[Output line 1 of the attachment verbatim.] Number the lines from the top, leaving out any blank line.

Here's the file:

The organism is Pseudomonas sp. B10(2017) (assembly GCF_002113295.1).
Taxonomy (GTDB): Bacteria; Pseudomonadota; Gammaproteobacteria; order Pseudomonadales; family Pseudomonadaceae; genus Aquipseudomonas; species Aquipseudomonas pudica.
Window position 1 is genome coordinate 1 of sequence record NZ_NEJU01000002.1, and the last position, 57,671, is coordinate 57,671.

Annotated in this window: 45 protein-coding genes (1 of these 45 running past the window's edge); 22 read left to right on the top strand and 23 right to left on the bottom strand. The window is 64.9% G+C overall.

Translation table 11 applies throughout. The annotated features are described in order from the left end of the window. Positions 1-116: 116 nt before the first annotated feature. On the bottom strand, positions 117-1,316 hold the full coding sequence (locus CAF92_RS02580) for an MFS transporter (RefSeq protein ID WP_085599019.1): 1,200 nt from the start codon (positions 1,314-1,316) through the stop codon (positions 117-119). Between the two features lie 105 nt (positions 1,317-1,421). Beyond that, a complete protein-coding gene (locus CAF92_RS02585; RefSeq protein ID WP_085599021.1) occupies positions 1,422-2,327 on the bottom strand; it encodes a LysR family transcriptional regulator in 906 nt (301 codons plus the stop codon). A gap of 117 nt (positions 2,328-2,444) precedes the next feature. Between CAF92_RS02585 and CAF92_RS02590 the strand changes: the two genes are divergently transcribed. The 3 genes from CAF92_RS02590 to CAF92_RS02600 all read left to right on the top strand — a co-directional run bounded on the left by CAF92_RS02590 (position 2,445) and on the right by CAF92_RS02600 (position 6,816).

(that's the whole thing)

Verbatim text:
The organism is Pseudomonas sp. B10(2017) (assembly GCF_002113295.1).